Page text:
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Urban Regeneration and Social Cohesion.

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Conference paper presented at State of Australian Cities Conference, December 2019, Perth., ,

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This report examines the effects of urban regeneration in Glen Innes, Auckland, focusing on social cohesion and community displacement amidst housing redevelopment.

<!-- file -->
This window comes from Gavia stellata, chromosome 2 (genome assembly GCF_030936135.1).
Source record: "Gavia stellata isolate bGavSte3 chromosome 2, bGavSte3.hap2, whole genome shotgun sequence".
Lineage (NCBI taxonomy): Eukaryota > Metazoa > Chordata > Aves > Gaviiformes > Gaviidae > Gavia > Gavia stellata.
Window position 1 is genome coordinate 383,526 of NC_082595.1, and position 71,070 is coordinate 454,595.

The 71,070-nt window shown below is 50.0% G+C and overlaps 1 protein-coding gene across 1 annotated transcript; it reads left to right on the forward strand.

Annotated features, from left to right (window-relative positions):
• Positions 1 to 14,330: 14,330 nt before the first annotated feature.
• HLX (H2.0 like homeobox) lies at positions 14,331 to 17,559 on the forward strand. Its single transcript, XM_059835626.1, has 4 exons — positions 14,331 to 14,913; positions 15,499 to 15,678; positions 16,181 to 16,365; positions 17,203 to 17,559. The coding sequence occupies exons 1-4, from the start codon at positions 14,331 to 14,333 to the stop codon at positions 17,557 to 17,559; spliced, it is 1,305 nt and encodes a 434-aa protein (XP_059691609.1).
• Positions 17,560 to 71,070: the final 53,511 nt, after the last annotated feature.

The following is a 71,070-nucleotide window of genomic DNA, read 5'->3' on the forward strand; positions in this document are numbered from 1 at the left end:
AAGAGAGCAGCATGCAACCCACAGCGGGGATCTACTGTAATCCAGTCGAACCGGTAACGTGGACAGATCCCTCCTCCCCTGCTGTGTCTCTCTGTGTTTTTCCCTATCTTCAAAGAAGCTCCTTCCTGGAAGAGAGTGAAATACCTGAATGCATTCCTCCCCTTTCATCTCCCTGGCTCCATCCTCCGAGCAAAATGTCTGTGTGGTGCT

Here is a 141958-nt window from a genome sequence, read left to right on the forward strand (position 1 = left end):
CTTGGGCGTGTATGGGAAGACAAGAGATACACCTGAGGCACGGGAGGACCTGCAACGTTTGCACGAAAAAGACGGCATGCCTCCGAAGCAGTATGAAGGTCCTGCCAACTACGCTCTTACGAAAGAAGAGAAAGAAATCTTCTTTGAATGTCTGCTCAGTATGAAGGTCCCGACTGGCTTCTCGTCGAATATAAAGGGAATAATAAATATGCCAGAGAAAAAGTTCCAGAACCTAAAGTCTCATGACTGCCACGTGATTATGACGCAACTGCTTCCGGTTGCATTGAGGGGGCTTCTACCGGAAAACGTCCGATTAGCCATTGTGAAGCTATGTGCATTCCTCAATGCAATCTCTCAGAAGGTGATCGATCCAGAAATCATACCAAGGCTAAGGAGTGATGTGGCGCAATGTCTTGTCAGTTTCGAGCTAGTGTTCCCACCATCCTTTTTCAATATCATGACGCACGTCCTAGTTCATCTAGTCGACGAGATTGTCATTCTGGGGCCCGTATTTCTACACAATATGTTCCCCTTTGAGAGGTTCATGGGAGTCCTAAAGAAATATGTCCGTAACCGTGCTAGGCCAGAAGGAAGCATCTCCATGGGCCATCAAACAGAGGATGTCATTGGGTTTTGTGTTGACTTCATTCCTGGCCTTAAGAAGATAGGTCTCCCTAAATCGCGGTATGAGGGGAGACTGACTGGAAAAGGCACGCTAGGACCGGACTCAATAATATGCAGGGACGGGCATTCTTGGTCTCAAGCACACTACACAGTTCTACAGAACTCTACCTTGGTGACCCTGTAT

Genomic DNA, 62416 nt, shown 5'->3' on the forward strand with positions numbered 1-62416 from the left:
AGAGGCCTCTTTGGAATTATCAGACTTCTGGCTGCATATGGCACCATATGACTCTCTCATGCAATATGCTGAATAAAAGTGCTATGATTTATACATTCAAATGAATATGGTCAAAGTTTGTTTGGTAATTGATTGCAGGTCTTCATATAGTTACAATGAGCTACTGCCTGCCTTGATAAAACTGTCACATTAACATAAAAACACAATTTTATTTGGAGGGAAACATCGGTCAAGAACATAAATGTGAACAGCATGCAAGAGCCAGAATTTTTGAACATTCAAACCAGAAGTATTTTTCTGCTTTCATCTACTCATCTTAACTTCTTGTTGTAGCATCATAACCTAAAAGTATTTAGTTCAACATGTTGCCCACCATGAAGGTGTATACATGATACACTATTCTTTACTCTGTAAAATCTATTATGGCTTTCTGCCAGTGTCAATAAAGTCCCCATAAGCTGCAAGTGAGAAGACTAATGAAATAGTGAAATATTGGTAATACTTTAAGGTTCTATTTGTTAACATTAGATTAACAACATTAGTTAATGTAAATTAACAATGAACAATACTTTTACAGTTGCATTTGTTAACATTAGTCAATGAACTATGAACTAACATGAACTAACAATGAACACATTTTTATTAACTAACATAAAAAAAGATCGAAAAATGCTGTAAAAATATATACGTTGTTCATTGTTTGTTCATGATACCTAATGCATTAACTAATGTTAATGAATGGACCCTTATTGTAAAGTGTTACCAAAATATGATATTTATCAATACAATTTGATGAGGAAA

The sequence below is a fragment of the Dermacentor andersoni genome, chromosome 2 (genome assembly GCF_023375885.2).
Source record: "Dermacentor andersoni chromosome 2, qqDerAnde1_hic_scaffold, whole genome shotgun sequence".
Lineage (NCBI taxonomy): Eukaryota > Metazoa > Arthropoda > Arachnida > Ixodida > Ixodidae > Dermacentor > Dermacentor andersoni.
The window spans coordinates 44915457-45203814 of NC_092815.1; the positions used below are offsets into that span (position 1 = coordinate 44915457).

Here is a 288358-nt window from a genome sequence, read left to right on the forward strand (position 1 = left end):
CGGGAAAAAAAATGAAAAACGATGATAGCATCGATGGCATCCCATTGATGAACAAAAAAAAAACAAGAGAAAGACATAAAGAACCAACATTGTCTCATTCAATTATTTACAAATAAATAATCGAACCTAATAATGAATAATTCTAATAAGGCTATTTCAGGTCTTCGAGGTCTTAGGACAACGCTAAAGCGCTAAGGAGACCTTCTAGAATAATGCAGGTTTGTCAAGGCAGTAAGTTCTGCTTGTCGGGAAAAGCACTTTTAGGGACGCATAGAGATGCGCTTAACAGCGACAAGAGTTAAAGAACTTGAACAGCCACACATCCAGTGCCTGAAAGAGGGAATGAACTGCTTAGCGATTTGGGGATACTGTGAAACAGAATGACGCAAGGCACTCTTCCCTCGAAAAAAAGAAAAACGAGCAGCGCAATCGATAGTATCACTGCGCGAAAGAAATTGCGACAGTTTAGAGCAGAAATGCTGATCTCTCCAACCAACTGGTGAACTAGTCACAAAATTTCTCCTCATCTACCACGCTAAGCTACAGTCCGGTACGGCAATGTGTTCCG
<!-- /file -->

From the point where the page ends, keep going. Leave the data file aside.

Initiated by the New Zealand Government and Auckland Council through the Tamaki Regeneration Company (TRC), this project aims to triple housing density by replacing aging state housing with modern mixed-tenure townhouses. Despite the intention to revitalise the area, the displacement of long-term residents has prompted concerns about community disruption and social stress. The research highlights the crucial role of TRC’s collaboration with community organisations in mitigating these effects, emphasising the importance of community engagement and empowerment in urban regeneration processes. It also explores the application of Te Aranga Māori Design Principles as a framework for inclusive urban design that respects bi-cultural values. The findings suggest that successful urban regeneration requires careful consideration of social justice and equity, pointing to the need for policies that support both physical and social infrastructure development. The case of Glen Innes serves as a critical example of the challenges and opportunities in urban regeneration, offering insights into fostering social cohesion through participatory design and community involvement.

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